PG: My memory was that I was laying down guitar overdubs for ‘catalogue girls,” I could not get the guitar in tune. It would be fair to say that I always tuned guitars by ear and that the tuning of all the Dicks recordings varied subsequently. I tried, Franksy(Tour manager) tried and anyone who might have walked past a guitar shop in their life had a go, with no joy.
Franksy returned with a big grin on his face and with a metal object in his hand, I looked puzzle. To an uncultured punk/new wave guitarist it might well have been the last remaining egg of the Dodo and about as much use. “What that the fuck am I supposed to do with that” I asked. With that Franksy struck it on the edge of a grand piano sitting in the studio and stabbed on its body.” Its a tuning fork you tosser, try tuning your guitar to it”. Well that didn’t help either.
We did however finish the overdubs to “Catalogue Girls” with an out of tune guitar, I think the guitar was getting its own back for me thrashing the living daylights out it for years. The session was played 3 times during 1980 and I cringed every time I heard “catalogue girls”. Luckily there isn’t a copy of that session in existence, as the BBC destroyed the session some time in the eighties.
GK: Although if you know different . . . rumour has that King of the Loan – John Ashton – took the only copy . . . I’ll ask him when he gets parole (sorry John).
Whilst hearing the session broadcast (ignoring the tuning problem) was such a thrill we were being badgered to sign Mark Dean’s contract. I wanted him to first put money into the band (he wanted us to move to London and survive by servicing ladies for money – allegedly) so that we could rehearse with a sound and lighting crew. He just said sign or I walk. I told him the contract was crap and that refusal by me led to his departure and to the inevitable arguments and finally a quick flounce out the door by the singer (I’m a good flouncer me). Oh, and hey, 30 years later they’ve forgiven me enough to play with me again – they say I’m still the same arsehole tho’).
The Legend that is NIGHTMARE ON ELMGROVE
Taken from: http://privatedicks.webs.com/history.htm
Review: ‘VARIOUS ARTISTS’
‘THE BRISTOL REGGAE EXPLOSION 1978-1983′
- Label: ‘BRISTOL ARCHIVE’
- Genre: ‘Reggae’ – Release Date: ’21st February 2011′- Catalogue No: ‘ARC191cd ‘
Mike Darby’s Bristol Archive label has brought us several essential compilations over the past 12 months. The first celebrated the eclectic but brilliant post-punk dishes served up by the Fried Egg label. The second shone the spotlight on the white hot excitement of the city’s bristling Punk scene and, most recently, we were treated to ‘Avon Calling 2’: a fine, if very belated sister act to the original ‘Avon Calling’ which was very highly praised indeed by no less a figure than the late, great John Peel.
All of the above made it very clear that Bristol responded with verve and energy to the DIY gauntlet originally thrown down by Punk. However, as artists as seismically different as The Pop Group and Portishead have since proved, Bristol also knows a thing or three about grooves and shaping the way we dance today, so it’s no great surprise to discover that the culturally-diverse city also boasted an impressive Reggae scene during the feverishly creative years 1978-1983.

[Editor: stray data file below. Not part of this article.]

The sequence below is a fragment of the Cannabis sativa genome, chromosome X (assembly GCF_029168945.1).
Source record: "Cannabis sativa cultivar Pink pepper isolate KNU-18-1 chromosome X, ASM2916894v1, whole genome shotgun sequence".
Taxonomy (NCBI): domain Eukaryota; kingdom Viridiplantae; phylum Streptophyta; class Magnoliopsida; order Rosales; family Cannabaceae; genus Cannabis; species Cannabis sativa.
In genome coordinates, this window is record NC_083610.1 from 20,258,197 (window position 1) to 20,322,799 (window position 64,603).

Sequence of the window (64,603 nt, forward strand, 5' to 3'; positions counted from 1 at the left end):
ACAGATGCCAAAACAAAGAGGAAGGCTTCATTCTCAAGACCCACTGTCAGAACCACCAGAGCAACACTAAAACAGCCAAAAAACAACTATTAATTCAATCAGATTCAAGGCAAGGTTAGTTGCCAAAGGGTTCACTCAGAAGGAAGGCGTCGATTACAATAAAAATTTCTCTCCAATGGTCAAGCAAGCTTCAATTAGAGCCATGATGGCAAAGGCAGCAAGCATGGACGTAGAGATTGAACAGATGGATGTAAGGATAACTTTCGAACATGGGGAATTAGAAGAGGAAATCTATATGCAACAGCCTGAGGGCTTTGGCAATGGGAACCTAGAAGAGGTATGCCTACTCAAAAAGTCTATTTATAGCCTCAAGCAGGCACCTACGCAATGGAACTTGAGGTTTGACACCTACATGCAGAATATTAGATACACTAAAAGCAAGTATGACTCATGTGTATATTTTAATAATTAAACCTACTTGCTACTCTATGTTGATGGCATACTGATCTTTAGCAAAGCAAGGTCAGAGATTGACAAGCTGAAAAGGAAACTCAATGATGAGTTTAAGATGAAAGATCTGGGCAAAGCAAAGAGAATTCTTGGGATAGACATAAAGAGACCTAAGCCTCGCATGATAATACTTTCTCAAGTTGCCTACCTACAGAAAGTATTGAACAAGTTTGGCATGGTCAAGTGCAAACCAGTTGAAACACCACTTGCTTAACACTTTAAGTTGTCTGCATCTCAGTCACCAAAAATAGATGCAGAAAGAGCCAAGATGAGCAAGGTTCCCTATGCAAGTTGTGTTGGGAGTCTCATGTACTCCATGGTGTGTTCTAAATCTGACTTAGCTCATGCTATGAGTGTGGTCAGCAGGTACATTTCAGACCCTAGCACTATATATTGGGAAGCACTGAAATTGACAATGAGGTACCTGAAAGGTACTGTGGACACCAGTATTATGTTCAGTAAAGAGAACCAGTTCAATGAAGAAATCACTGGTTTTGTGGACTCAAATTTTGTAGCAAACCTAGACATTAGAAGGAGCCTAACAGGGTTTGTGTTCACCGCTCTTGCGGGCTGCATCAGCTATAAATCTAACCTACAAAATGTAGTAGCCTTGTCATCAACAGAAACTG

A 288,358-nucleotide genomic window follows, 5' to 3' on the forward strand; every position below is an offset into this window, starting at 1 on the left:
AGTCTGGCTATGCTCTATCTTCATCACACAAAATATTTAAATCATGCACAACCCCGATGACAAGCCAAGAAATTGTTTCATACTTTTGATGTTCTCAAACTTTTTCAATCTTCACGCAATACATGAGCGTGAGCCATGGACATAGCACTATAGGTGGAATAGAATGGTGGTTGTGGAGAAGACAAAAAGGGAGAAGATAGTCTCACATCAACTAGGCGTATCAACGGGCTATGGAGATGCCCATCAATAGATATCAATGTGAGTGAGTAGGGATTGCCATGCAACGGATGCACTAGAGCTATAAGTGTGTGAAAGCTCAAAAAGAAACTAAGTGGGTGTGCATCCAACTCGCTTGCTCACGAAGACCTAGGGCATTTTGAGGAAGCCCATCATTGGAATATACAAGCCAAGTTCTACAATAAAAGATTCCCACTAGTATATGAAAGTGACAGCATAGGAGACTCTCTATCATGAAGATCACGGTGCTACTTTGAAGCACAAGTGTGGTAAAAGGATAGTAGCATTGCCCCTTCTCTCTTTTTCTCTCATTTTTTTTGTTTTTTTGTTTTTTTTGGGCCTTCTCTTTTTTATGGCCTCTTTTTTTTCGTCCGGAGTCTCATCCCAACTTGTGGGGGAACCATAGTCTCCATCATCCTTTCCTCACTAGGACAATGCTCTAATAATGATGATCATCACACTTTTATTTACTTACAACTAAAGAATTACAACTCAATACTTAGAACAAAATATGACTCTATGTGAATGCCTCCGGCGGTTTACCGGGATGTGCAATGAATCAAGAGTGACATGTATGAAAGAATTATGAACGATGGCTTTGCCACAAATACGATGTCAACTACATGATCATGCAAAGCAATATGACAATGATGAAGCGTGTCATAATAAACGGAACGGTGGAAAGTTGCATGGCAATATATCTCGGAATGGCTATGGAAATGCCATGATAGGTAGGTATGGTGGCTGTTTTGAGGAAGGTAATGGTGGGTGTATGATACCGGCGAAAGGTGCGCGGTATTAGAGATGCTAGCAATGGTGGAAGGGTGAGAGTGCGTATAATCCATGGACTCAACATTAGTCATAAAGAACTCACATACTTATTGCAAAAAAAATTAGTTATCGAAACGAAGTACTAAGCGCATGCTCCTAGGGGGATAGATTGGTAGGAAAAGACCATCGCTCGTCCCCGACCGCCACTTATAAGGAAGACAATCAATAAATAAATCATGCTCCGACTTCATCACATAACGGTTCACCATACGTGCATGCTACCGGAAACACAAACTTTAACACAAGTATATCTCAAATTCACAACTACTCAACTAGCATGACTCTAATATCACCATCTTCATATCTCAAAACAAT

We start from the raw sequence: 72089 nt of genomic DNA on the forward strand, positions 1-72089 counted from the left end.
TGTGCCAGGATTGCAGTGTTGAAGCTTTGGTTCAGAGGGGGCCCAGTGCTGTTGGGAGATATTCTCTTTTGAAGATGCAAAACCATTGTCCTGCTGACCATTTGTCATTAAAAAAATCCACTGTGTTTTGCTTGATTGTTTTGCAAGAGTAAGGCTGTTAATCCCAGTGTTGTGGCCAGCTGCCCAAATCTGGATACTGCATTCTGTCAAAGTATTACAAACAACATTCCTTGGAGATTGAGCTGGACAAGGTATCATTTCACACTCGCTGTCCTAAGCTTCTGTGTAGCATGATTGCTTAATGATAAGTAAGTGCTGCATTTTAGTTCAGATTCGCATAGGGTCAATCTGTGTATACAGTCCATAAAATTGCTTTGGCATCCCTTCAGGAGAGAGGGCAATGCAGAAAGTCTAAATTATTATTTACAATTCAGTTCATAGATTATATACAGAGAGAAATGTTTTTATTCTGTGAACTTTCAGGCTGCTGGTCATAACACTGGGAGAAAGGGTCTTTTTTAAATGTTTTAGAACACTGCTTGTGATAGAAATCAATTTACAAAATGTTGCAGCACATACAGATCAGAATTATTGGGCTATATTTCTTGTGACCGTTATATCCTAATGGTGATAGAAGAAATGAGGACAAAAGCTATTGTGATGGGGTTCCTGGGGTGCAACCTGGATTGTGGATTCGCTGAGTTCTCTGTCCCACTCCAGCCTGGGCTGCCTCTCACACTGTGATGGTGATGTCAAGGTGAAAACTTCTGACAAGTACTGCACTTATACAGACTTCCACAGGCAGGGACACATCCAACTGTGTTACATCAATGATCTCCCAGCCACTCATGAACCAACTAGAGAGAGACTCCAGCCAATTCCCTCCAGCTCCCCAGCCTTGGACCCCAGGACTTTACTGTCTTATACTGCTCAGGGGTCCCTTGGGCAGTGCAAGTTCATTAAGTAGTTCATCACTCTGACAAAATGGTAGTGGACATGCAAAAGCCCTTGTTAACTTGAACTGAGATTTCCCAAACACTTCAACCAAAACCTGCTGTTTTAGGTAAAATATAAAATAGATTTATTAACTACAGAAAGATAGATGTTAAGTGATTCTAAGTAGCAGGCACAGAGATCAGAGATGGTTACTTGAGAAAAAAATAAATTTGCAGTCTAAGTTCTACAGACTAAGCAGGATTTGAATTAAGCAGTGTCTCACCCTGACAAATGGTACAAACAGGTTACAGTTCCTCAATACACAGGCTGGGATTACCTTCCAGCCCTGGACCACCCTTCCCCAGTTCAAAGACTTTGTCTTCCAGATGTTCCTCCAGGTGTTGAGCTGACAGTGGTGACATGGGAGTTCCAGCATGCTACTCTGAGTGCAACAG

It might be because Bristol never produced a heavyweight ‘white’ Punk outfit capable of bringing the Punk/ Reggae interface to the masses the way The Clash or The Ruts did that much of this music remained of resonance only locally at the time, but it’s undeniable the major labels made little or no effort to seek it out either. As a result, it was down to a handful of discerning local labels (Nubian, More Cut, Restriction and Shoc Waves (sic)) to document the time on vinyl. Incredibly enough, none of the tracks have since been readily available on CD, never mind digitally.
Hindsight, of course, brings its own rewards, but it seems baffling that songs such as ‘Baby Come Back (Home)’ by BUGGS DURRANT or SHARON BENGAMIN’S ‘Mr. Guy’ never cleaned up on the radio. The first offers sweet Bob Marley-style pop and the second winsome lovers rock in the Janet Kay or Susan Cadogan vein and both had enormous crossover appeal. Ditto the supple, silky skank of THE RADICALS’ ‘Nights of Passion’.
Great all these track are, though, it’s the earthier, Roots-style Reggae purveyed by the likes of BLACK ROOTS and TALISMAN that’s at the heart of ‘The Bristol Reggae Explosion’. To these ears, both of these bands were every bit the equal to the likes of Steel Pulse or Misty in Roots and they bequeath us several fantastic tracks here. The 12” mix of Black Roots’ ‘Tribal War’ is a memorable anti-violence/ pro-unity anthem set to a slow, but robust skank, while their ‘Bristol Rock’ is the epitome of militant and melodic. TALISMAN’S bouncy and eminently catchy ‘Run Come Girl’ comes from their 1981 Glastonbury Festival appearance, while their tough, ratchet-y ‘Dole Age’ single sounds as relevant and prophetic three whole decades on.
Elsewhere, JOSHUA MOSES brings us a splendidly righteous Rastafar-I anthem ‘Africa (is our Land)’ with production from the eminent Dennis ‘Bluebeard’ Bovell (Matumbi, The Slits’ ‘Cut’ LP), while RESTRICTION’S toast’ n’ dub masterpiece ‘Four Point Plan’ almost gets lost in a heady Ganja fug. Perhaps even better still is 3-D PRODUCTION’S ‘Riot’ which – with sounds of sirens and breaking glass riding uppity bass and drums – taps into the mood of unrest in the months prior to the 1981 Brixton riots.
Coming housed in an appropriate mid-80s carnival sleeve of the Jah Revelation sound-system in full effect, ‘The Bristol Reggae Explosion’ is a magnificent collection of well-dread treats from a series of home-grown shoulda-been Roots-Reggae stars. It’s not only the latest in a series of unmissable compilations from this quality-first archival label, but most of its’ content wouldn’t have seemed out of place should they have arrived with a Trojan Records imprint. And I think that speaks for itself.
Reviewed by Tim Peacock
Pre Order Now from Bristol Archive Records